Bad enough as studying an ever bewildering array of diseases is, contracting the rare and debilitating condition currently under revision would be far worse. Oh, the irony! – Epitaph of the medical student struck down in his/her prime by a pathology being studied for an upcoming exam. Fear of such an eventuality is universal throughout the class; “You’ll never guess what disease I think I have now.” “Oh stop, sure didn’t I have a dose of the very same after that lecture last week.”
Despite the reassurance of a common experience, there are always rumours of that student, as well as the general omnipresence of sickness and disease that causes such delusions to become a fact of life for students. In late spring and early winter for the past few years (coinciding with exam periods), this student has, without fail, been repeatedly convinced that a diagnosis of ankylosing spondylitis is imminent. That long hours spent hunched over a desk cramming furiously may be the potential cause of any back pain is routinely dismissed in the pre-exam state; rational behaviour being largely suspended during this period anyway.
Medical student syndrome: the fear of contracting, or belief that one has contracted, a disease currently being studied. Such is the medical student’s rather dysfunctional relationship with illness, particularly personal illness – a desire and a curiosity to learn about the weird and wonderful, counterbalanced by a perpetual anxiety secondary to the knowledge.
Rather than rely on Google to provide a list of increasingly improbable afflictions to explain symptoms, the medical student can go straight to the really sinister stuff, abusing what little understanding one actually has. While very few students will at this stage present to hospital with their “diagnosis” demanding treatment, one can spend a few days convinced of their illness until the relatively minor precipitating complaint passes.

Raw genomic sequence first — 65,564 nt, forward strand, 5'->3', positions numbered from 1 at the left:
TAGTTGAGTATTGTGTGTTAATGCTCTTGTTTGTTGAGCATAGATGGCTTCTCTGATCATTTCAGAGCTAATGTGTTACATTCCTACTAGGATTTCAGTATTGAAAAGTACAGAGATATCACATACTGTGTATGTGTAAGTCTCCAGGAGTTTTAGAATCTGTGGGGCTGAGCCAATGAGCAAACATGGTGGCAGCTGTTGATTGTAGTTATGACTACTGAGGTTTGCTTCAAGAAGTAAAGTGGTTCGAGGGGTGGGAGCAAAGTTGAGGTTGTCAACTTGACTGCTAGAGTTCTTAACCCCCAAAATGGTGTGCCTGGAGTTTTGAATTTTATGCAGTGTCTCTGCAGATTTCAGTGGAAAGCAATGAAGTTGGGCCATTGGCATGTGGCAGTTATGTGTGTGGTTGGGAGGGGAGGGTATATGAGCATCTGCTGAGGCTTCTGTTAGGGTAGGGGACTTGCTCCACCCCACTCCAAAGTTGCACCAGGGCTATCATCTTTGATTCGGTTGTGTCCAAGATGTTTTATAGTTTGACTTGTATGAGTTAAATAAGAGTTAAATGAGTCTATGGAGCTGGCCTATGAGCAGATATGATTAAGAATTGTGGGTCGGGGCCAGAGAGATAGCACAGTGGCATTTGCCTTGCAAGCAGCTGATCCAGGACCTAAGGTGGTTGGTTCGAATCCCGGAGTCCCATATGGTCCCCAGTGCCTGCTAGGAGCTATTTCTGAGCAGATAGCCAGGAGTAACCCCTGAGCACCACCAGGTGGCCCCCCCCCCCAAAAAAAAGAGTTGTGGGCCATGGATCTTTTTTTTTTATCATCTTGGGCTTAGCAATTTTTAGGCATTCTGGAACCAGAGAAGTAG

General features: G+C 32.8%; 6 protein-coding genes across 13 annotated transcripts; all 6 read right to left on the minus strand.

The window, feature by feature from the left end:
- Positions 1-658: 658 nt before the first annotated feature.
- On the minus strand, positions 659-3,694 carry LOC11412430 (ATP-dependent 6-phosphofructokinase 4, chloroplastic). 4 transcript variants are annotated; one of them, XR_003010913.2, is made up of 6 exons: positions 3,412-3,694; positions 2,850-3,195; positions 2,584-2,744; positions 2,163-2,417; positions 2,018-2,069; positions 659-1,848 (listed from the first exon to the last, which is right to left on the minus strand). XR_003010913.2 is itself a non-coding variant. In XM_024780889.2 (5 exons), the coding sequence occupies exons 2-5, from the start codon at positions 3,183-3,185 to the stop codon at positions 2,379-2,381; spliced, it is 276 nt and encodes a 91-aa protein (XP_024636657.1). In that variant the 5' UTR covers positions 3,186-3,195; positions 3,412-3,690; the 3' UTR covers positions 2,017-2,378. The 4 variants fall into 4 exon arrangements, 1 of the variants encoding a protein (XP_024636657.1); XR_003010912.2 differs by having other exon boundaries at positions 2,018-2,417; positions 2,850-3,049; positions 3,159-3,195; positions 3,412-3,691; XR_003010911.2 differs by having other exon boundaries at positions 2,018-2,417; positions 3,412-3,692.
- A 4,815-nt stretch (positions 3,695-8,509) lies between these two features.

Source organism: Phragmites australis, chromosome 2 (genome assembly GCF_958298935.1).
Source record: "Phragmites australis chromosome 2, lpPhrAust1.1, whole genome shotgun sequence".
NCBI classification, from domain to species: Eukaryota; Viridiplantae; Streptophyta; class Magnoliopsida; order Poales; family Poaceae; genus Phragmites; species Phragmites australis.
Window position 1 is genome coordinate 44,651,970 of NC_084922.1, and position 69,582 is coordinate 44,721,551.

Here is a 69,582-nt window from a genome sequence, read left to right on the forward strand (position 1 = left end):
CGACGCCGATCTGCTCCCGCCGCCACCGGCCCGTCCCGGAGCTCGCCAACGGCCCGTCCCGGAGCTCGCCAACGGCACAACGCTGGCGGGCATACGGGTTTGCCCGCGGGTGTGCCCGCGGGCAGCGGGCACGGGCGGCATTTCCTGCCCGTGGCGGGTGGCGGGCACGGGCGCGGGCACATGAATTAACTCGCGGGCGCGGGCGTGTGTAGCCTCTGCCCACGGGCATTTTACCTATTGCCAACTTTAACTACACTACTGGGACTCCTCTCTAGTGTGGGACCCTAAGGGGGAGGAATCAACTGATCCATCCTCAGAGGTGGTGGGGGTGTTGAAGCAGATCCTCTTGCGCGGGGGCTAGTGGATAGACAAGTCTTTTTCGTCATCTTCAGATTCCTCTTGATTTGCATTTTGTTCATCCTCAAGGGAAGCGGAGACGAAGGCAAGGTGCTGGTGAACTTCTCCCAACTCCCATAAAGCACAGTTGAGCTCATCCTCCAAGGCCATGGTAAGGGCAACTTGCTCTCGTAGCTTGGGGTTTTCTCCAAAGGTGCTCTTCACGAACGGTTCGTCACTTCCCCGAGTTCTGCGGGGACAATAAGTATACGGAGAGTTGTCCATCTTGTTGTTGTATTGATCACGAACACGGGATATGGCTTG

Compounding matters, however, is the lingering unease that dismissing “symptoms” of a potentially serious disease as delusion could then lead the diagnosing physician to judge one’s inability to recognise the signs before this now all-too-late stage and admonish a lack of attention in lectures. Or express the opinion that, going on the evidence, one probably wouldn’t have been a very good doctor anyway – as a colleague revealed happened to him in a rather distressing dream, culminating in his wholly preventable premature demise – quote; “a walking litigatory time bomb”. Actually, being sick also presents unique challenges for the medical student. Attending the hospital in which one is based and being treated by familiar doctors is something of a nightmare scenario for many students, particularly in terms of more self-induced/Friday night presentations.
Strategic decisions regarding the choice of pubs and nightclubs have been known to be made on the basis of catchment areas, for the interest of all parties. Furthermore, one may be apprehensive knowing firsthand just the kind of ordeal meted out by medical students; enthusiastic poking, gouging, pulling and dragging, to say nothing of the probing questions asked on wards with only curtains for soundproofing.
The principal engagement of the medical student is being a student of disease, an occupation that not only presents a burden in terms of workload but also other strains relating to the subject matter. Attributing nondescript aches and pains to the most deadly disease conceivable is something of an intellectual pastime for medical students, reflecting both a breadth of knowledge and imagination – all in keeping with a nuanced and most dysfunctional relationship.